If this combo box option is chosen (which is the default) then the exported SketchUp file units will be made the same as the internal scene units. If no match is possible then the exported file will use meters. The geometry of the exported scene may also be scaled larger or smaller in order to provide exact unit matching (for example, if the internal scene is defined using "kilometers" then the SketchUp file will be written as "meters" and all geometry will be scaled 1000 times larger due to the fact that SketchUp does not support kilometer units).

Use current scene units (no scaling)

If this combo box option is chosen (which is the default) then the exported SketchUp file units will be made the same as the internal scene units. If no match is possible then the exported file will be set to use meters. No scaling of the geometry will be made if there is no direct mapping of the internal units to the exported SketchUp units as is done by the previous option.

Blindly set to inches (no scaling)
Blindly set to feet (no scaling)
Blindly set to millimeters (no scaling)
Blindly set to centimeters (no scaling)
Blindly set to meters (no scaling)

If any of these combo box options are chosen then the exported SketchUp file units will be set to inches, feet, mm, cm or meters. No scaling of the geometry will be made. This simply overrides the "Length Units" shown in the "Model Info" dialog box within SketchUp.

Scale scene to inches
Scale scene to feet
Scale scene to millimeters
Scale scene to centimeters
Scale scene to meters

If any of these combo box options are chosen then the exported SketchUp file units will be set to inches, feet, mm, cm or meters. If the current internal scene units is not the same as the chosen SketchUp export units format then the exported geometry will be scaled larger or smaller so that the units will match.

Arrow Dialog Box Options - Enables Panel # 2

SketchUp document file version:

This combo box determines which SketchUp file version will be used to create the .skp file.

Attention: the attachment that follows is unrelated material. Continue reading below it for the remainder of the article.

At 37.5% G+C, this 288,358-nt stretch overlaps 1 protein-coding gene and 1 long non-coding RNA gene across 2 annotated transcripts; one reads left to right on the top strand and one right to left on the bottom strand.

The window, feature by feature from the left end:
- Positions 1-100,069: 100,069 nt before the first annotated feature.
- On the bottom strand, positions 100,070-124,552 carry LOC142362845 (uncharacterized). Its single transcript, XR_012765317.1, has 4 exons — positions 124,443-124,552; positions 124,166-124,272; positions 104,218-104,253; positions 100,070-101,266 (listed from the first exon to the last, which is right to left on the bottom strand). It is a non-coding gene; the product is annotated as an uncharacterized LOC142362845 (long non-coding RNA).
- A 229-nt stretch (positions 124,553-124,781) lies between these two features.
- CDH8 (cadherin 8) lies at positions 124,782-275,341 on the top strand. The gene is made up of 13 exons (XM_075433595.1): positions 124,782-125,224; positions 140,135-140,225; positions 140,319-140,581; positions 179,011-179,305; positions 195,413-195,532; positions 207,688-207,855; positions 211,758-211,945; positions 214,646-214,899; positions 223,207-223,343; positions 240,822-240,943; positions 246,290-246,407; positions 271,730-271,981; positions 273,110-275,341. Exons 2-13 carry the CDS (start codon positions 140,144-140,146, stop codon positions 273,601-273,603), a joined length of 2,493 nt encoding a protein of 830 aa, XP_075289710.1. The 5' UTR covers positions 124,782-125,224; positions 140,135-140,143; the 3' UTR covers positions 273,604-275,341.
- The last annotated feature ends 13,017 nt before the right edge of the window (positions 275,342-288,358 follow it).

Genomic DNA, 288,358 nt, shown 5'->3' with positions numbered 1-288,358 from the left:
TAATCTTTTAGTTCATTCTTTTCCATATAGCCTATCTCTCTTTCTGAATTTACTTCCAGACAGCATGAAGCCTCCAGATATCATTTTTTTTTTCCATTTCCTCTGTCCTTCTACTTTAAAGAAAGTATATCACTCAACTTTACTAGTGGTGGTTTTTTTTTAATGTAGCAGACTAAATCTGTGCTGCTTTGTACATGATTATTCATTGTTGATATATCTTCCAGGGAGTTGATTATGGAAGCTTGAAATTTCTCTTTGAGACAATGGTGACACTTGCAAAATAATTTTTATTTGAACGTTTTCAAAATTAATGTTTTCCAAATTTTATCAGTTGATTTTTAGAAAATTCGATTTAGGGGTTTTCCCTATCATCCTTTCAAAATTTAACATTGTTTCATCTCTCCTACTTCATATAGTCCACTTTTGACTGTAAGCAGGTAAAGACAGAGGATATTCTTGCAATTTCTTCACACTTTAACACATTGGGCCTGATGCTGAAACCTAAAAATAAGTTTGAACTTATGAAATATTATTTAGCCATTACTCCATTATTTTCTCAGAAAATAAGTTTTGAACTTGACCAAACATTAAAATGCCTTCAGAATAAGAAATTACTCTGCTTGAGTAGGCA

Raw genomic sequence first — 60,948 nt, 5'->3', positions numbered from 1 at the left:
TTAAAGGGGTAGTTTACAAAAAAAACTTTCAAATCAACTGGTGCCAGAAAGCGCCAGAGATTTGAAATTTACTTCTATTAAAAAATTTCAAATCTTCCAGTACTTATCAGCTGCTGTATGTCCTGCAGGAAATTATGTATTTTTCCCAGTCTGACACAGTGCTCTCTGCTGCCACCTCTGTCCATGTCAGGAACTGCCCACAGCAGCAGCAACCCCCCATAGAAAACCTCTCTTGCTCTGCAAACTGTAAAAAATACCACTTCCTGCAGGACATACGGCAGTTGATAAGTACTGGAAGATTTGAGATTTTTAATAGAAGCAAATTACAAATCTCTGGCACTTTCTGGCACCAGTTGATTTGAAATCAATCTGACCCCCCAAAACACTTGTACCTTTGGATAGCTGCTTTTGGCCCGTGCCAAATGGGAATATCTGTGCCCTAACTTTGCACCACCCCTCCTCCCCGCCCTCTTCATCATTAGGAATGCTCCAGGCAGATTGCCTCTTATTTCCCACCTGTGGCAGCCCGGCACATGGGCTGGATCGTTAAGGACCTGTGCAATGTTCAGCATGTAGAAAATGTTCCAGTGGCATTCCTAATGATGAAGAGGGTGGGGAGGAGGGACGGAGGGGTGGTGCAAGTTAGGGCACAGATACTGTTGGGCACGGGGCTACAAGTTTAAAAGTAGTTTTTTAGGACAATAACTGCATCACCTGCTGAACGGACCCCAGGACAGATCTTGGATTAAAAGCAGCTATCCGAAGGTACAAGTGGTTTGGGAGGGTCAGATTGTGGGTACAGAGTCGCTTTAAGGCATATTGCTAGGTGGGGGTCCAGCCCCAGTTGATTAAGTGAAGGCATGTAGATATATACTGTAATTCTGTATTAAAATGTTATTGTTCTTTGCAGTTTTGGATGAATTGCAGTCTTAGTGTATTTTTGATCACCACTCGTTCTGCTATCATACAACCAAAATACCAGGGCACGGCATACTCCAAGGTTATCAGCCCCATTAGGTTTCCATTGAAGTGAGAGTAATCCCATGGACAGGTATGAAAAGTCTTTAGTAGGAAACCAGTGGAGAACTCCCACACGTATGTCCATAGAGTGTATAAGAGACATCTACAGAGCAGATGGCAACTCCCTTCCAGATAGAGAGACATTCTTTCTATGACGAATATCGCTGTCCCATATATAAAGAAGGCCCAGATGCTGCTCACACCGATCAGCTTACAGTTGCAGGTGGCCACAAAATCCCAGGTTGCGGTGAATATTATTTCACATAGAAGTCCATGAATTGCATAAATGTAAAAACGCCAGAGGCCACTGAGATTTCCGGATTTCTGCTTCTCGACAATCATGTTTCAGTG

Use SketchUp geometry instancing to reduce file size

SketchUp promotes the concept of geometry re-use via "Component Definitions". A component definition is a container of one or more 3D faces (polygons). The internal Okino 3D scene graph also uses a very similar, but more extensive concept, called "master objects" and instances whereby one geometry object can be instanced multiple times in a scene.

If this checkbox is enabled (which is the default), then any Okino object definition which is instanced 2 or more times will be mapped into a SketchUp "Component Definition" and a corresponding number of "Component Instances". This will make for much smaller output files.

If this option is disabled then every internal instance will be expanded into a full, unique object inside SketchUp. Thus, 1000 instances of one common mesh object will be expanded into 1000 unique, copied meshes in the SketchUp file (and thus, taking up considerably more room).

Force every object to be a 'Component Definition'

Normally this exporter will only create a SketchUp "Component Definition" when the corresponding object inside the internal Okino scene graph has been instanced 2 or more times. This results in cleaner scenes to navigate inside the SketchUp user interface.

However, if this option is enabled then each and every Okino scene graph object definition will be turned into a SketchUp "Component Definition", even if it is only instanced once in the scene. Why would you want to enable this option? It is useful is you envision creating more "Component Instances" of these exported "Component Definitions" inside of the SketchUp program. Rather than have to select the faces and create your own component definitions, they will already be created once the SketchUp file is loaded.

Allow export of these curve types (as PolyLines):

SketchUp only allows for 3D line segments. It does not have spline shapes or NURBS curves. The following options control how Okino's 3D curves are converted and output as PolyLines to the SketchUp file.

3D PolyLines

If this checkbox is checkmarked then all 3D indexed line set primitives will be output to the SketchUp file as 3D PolyLines.

Splines

If this checkbox is checkmarked then all 3D spline shape primitives (based on curves such as Bezier, B-Spline, Cardinal, Tension) will be converted to linear curves then exported to the SketchUp file as 3D PolyLines.